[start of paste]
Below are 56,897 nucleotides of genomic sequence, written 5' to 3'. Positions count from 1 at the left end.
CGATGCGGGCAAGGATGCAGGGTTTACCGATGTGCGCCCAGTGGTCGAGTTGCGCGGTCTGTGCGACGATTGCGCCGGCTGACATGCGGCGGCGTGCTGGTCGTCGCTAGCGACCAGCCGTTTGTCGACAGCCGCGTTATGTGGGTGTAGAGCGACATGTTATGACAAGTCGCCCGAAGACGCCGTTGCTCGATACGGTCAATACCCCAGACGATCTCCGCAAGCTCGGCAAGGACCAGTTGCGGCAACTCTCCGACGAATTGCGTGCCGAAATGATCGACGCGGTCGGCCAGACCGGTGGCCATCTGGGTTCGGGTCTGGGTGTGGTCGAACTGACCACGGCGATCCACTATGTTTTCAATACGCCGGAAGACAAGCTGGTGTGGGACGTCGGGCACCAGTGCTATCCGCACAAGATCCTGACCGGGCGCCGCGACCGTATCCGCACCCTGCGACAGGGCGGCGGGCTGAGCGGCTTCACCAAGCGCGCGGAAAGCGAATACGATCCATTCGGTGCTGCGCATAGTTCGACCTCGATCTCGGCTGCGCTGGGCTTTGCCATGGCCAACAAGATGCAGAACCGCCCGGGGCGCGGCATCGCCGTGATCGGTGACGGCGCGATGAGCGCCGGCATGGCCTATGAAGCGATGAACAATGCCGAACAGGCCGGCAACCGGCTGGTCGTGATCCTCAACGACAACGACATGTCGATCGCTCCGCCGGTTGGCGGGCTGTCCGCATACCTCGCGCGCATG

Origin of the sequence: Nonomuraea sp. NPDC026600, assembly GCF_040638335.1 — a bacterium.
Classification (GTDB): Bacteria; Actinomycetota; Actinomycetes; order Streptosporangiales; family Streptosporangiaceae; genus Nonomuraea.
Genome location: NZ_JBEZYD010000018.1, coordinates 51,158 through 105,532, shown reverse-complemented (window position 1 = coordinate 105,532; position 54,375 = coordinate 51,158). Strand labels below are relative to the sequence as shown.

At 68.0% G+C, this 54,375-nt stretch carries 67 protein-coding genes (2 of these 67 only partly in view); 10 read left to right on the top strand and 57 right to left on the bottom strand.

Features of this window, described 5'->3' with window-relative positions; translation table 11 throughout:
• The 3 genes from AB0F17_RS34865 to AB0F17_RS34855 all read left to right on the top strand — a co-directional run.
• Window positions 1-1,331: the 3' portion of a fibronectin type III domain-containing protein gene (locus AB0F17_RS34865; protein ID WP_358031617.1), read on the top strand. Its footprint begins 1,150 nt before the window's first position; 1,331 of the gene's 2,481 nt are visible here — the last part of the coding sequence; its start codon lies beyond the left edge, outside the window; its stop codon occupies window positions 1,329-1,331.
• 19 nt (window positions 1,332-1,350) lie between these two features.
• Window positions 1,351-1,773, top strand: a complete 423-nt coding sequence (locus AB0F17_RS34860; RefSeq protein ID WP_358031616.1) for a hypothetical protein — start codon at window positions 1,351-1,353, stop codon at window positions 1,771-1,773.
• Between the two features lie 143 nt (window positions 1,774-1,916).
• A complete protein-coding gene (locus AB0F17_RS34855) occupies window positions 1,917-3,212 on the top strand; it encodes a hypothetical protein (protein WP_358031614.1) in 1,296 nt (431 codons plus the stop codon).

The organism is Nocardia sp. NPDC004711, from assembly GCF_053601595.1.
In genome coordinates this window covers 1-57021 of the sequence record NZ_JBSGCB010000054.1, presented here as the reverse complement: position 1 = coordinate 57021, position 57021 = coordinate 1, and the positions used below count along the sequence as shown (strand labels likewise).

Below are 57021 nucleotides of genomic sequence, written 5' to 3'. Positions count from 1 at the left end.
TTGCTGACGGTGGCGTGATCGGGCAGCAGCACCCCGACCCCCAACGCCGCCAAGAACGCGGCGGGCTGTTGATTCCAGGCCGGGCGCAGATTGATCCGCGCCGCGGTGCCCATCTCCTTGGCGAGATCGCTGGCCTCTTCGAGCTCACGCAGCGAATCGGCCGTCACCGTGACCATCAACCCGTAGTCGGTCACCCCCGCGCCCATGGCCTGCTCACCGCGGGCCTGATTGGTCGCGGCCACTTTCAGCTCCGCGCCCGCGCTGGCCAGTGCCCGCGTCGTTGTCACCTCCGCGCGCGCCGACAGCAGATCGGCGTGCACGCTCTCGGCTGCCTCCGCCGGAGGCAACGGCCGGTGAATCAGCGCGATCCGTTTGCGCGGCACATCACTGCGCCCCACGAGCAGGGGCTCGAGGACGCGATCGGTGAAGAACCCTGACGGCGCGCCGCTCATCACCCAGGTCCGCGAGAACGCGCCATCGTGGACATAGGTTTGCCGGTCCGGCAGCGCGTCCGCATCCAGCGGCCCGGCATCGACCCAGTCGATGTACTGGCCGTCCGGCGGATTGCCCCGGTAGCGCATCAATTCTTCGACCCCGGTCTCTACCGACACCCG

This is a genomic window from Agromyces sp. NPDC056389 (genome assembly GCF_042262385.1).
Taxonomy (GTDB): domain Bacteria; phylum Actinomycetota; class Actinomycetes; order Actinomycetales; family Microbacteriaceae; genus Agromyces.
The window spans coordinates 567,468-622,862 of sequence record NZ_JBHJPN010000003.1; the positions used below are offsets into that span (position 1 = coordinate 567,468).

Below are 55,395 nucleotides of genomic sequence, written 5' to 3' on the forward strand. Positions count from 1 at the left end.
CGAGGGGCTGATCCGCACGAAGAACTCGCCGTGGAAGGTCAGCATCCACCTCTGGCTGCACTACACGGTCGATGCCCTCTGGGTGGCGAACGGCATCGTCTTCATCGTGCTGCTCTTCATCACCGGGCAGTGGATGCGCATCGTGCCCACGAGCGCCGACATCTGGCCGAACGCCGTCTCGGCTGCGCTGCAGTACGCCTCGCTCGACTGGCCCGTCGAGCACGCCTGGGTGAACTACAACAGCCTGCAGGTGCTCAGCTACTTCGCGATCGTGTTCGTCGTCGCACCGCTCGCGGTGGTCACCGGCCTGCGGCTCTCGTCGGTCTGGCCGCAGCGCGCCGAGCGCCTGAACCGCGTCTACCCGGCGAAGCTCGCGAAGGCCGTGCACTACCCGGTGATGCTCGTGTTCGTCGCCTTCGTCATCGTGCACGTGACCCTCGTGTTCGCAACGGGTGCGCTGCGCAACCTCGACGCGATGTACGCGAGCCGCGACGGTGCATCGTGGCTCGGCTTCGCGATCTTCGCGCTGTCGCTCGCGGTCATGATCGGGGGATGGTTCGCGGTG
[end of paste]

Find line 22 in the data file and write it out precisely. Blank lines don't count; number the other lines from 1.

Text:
CGAGGGGCTGATCCGCACGAAGAACTCGCCGTGGAAGGTCAGCATCCACCTCTGGCTGCACTACACGGTCGATGCCCTCTGGGTGGCGAACGGCATCGTCTTCATCGTGCTGCTCTTCATCACCGGGCAGTGGATGCGCATCGTGCCCACGAGCGCCGACATCTGGCCGAACGCCGTCTCGGCTGCGCTGCAGTACGCCTCGCTCGACTGGCCCGTCGAGCACGCCTGGGTGAACTACAACAGCCTGCAGGTGCTCAGCTACTTCGCGATCGTGTTCGTCGTCGCACCGCTCGCGGTGGTCACCGGCCTGCGGCTCTCGTCGGTCTGGCCGCAGCGCGCCGAGCGCCTGAACCGCGTCTACCCGGCGAAGCTCGCGAAGGCCGTGCACTACCCGGTGATGCTCGTGTTCGTCGCCTTCGTCATCGTGCACGTGACCCTCGTGTTCGCAACGGGTGCGCTGCGCAACCTCGACGCGATGTACGCGAGCCGCGACGGTGCATCGTGGCTCGGCTTCGCGATCTTCGCGCTGTCGCTCGCGGTCATGATCGGGGGATGGTTCGCGGTG